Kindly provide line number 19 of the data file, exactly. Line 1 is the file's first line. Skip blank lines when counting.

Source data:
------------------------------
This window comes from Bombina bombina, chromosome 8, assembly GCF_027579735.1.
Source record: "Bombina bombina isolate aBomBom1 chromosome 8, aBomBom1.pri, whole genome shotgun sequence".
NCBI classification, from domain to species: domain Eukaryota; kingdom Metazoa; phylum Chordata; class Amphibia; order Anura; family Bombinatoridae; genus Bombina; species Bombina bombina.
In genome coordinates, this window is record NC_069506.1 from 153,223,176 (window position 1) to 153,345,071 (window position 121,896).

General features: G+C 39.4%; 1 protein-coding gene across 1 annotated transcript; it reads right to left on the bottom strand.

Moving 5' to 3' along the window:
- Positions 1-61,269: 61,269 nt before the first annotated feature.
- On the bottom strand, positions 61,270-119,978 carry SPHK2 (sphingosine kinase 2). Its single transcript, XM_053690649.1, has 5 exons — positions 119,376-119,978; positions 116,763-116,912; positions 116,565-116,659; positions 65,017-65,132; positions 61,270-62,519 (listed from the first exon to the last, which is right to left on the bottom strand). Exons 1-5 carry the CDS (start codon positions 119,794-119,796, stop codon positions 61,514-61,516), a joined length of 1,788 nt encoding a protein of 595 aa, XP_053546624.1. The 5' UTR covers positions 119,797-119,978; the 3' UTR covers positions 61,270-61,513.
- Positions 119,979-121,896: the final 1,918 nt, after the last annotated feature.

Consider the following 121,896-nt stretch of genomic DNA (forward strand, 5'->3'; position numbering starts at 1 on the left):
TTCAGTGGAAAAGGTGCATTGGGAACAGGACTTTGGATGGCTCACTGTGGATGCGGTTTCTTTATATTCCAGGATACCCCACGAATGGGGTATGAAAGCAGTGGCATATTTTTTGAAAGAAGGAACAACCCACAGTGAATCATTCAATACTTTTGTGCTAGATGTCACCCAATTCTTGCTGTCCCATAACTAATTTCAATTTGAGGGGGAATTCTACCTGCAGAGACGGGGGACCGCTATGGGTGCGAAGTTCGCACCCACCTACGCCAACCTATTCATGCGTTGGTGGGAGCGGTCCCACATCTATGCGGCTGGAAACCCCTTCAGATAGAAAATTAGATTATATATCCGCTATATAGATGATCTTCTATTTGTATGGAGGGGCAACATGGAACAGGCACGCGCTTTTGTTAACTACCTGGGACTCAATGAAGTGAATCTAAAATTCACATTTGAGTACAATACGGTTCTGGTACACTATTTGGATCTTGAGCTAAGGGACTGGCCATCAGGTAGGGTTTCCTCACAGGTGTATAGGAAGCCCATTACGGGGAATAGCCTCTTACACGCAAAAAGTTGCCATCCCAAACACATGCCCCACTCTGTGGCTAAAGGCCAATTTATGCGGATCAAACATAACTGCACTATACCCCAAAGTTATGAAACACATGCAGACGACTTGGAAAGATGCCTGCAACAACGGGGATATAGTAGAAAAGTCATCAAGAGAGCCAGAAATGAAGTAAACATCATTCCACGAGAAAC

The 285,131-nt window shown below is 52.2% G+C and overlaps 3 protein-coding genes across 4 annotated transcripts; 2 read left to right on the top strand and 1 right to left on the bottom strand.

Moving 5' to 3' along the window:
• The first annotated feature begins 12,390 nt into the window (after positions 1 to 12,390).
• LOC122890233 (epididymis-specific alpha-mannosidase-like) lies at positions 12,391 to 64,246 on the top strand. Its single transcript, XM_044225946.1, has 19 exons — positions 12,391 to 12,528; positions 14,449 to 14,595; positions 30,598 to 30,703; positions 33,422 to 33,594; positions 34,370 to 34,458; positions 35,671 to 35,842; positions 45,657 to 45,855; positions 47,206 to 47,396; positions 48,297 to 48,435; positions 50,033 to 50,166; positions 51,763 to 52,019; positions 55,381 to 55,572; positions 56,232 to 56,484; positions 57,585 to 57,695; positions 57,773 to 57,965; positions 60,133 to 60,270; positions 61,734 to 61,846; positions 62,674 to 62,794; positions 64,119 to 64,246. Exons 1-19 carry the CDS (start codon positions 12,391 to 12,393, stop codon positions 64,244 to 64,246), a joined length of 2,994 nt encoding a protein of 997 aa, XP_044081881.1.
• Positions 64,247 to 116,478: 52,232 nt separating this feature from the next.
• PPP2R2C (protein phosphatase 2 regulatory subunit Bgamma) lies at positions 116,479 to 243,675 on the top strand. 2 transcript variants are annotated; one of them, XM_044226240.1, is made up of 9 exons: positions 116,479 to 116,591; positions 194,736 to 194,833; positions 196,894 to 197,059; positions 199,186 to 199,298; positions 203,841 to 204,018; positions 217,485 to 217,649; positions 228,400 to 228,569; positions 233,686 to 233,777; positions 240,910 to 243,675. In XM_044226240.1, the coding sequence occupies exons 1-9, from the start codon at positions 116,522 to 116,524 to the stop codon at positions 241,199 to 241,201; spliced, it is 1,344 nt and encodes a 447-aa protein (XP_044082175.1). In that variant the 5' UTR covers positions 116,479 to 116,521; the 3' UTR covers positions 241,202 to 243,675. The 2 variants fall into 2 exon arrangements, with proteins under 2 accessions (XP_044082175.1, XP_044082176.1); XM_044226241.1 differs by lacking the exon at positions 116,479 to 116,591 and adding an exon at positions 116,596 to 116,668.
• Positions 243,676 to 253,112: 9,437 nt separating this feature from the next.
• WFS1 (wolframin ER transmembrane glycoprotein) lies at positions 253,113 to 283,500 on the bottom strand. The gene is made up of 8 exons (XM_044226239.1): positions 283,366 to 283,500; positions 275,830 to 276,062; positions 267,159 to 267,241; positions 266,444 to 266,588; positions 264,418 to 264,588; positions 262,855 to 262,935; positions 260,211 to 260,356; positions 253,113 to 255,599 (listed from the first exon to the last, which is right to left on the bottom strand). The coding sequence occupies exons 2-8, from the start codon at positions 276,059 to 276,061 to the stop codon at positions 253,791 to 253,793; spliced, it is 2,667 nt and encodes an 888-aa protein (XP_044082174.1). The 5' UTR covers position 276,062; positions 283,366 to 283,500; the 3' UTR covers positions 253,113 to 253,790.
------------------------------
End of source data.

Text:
• WFS1 (wolframin ER transmembrane glycoprotein) lies at positions 253,113 to 283,500 on the bottom strand. The gene is made up of 8 exons (XM_044226239.1): positions 283,366 to 283,500; positions 275,830 to 276,062; positions 267,159 to 267,241; positions 266,444 to 266,588; positions 264,418 to 264,588; positions 262,855 to 262,935; positions 260,211 to 260,356; positions 253,113 to 255,599 (listed from the first exon to the last, which is right to left on the bottom strand). The coding sequence occupies exons 2-8, from the start codon at positions 276,059 to 276,061 to the stop codon at positions 253,791 to 253,793; spliced, it is 2,667 nt and encodes an 888-aa protein (XP_044082174.1). The 5' UTR covers position 276,062; positions 283,366 to 283,500; the 3' UTR covers positions 253,113 to 253,790.